A new poll shows nearly one in five Hispanics has not discussed the kind of care they want as they get older. (Photo: Getty Images)
Virtually all doctors have difficulty talking to their patients about death, and those conversations are even harder when the patient’s ethnicity is different from the doctor’s, according to a study published Wednesday in the online journal Plos One.
Dr. VJ Periyakoil, author of the study, outlines a typical scenario that’s troubling to doctors. She describes a 65-year-old patient, an Asian woman who is smart and thinking clearly. But whenever the doctor asks her a question, it’s always the patient’s son who answers.
“As a doctor I would really struggle with what to do in a situation like that,” Periyakoil says, “where the patient has no voice, if you will.” Continue reading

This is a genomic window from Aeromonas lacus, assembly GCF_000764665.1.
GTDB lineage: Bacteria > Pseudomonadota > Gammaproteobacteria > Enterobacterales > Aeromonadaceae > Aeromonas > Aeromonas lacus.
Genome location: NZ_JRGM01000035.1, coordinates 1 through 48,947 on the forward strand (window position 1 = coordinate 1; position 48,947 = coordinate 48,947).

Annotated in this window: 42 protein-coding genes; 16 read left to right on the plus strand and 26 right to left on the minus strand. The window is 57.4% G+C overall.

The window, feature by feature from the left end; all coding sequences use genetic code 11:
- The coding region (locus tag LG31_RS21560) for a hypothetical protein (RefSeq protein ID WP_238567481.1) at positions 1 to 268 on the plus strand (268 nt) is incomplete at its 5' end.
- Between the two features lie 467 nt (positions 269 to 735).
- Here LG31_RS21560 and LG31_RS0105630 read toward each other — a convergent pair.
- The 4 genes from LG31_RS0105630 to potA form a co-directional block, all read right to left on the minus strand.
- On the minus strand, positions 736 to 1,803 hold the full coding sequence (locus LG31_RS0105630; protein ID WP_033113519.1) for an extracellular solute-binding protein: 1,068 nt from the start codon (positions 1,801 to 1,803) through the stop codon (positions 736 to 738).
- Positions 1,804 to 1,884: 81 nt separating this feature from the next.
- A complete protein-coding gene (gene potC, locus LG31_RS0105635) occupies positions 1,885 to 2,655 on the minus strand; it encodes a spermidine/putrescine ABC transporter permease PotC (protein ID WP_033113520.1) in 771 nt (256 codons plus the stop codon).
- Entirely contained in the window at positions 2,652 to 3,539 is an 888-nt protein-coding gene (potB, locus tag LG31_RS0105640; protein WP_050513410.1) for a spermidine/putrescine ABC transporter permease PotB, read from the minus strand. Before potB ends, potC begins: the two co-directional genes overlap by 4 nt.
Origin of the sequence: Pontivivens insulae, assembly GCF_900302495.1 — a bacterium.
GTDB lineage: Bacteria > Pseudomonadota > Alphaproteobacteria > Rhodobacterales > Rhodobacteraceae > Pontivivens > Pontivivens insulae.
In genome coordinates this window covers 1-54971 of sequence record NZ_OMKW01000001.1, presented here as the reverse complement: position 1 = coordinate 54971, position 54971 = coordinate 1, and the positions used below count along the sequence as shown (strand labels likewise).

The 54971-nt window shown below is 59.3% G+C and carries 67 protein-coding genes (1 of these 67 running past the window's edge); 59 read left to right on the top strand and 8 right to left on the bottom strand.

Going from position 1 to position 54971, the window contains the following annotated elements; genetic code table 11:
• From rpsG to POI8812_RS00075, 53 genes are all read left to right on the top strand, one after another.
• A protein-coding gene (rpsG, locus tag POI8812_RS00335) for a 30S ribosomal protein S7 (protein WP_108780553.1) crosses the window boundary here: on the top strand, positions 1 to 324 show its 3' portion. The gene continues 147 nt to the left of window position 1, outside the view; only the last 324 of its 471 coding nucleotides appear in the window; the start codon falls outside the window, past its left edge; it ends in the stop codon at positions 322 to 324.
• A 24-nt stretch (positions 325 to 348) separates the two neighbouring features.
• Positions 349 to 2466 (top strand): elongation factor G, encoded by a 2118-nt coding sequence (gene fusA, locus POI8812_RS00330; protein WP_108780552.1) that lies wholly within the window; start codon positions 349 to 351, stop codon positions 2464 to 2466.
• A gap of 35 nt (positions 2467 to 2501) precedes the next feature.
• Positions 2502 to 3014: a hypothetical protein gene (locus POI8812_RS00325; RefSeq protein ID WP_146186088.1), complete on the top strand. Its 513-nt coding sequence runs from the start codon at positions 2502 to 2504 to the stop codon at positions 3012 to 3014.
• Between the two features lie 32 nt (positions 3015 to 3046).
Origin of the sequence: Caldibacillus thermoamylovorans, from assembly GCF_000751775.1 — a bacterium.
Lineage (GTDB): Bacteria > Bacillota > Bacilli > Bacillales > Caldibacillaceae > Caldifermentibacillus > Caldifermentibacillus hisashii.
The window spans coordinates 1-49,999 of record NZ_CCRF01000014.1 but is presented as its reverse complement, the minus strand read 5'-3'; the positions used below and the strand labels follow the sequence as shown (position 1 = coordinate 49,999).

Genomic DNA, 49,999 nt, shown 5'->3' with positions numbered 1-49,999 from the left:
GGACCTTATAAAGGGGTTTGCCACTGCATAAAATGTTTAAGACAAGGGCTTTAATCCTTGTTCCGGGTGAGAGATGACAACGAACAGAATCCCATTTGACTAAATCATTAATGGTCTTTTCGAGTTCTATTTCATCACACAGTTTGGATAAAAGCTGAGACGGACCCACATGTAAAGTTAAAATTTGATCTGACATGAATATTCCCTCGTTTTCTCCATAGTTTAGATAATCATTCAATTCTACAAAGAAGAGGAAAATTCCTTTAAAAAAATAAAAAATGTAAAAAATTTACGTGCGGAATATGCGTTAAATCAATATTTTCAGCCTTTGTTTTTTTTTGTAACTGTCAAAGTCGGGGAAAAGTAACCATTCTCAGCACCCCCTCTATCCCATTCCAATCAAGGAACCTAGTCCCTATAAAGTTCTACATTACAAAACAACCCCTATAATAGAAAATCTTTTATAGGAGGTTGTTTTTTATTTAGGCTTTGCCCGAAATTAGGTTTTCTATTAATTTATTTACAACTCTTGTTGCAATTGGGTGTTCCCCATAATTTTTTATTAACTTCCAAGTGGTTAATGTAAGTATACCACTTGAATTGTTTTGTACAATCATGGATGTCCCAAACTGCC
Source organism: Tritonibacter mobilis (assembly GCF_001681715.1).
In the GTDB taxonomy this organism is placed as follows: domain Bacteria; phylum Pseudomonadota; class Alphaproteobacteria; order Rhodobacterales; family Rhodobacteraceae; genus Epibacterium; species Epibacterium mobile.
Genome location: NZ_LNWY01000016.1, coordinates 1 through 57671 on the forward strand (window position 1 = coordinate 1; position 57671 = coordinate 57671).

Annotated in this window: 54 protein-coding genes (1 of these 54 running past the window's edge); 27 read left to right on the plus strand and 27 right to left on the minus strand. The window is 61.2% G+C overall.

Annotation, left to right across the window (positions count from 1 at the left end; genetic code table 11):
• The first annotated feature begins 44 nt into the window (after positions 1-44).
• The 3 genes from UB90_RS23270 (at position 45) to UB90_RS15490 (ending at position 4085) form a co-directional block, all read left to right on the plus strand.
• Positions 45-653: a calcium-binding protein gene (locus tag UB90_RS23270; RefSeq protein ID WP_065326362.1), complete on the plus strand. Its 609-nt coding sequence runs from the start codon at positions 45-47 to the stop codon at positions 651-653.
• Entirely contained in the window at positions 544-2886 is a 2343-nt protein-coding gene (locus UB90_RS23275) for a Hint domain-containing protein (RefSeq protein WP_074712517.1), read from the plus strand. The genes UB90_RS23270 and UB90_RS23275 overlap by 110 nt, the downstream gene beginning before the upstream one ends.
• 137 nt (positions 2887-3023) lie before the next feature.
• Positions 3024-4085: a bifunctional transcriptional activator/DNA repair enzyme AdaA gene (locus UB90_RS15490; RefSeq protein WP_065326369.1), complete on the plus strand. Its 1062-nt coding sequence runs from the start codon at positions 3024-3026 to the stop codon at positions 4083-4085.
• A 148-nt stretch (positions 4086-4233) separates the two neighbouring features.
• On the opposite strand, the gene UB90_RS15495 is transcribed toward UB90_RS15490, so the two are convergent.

Over on the KQED News Politics and Government Desk, John Myers hosts a terrific podcast on California politics. The most recent edition (published last Friday) took a hard look at the political debate in California over SB 277, a bill that would eliminate the state’s vaccine personal belief exemption.
Myers, KQED News’ Marisa Lagos and Anthony York of the Grizzly Bear talk about it starting at 11:20, and their discussion runs about 10 minutes:
We’ve written often (perhaps exhaustively) on State of Health about vaccines, but usually it’s been from a medical perspective or a public health perspective. But the debate around SB 277 has illuminated the politics around trying to change policy when a very loud, very vocal minority swamps the Capitol. Continue reading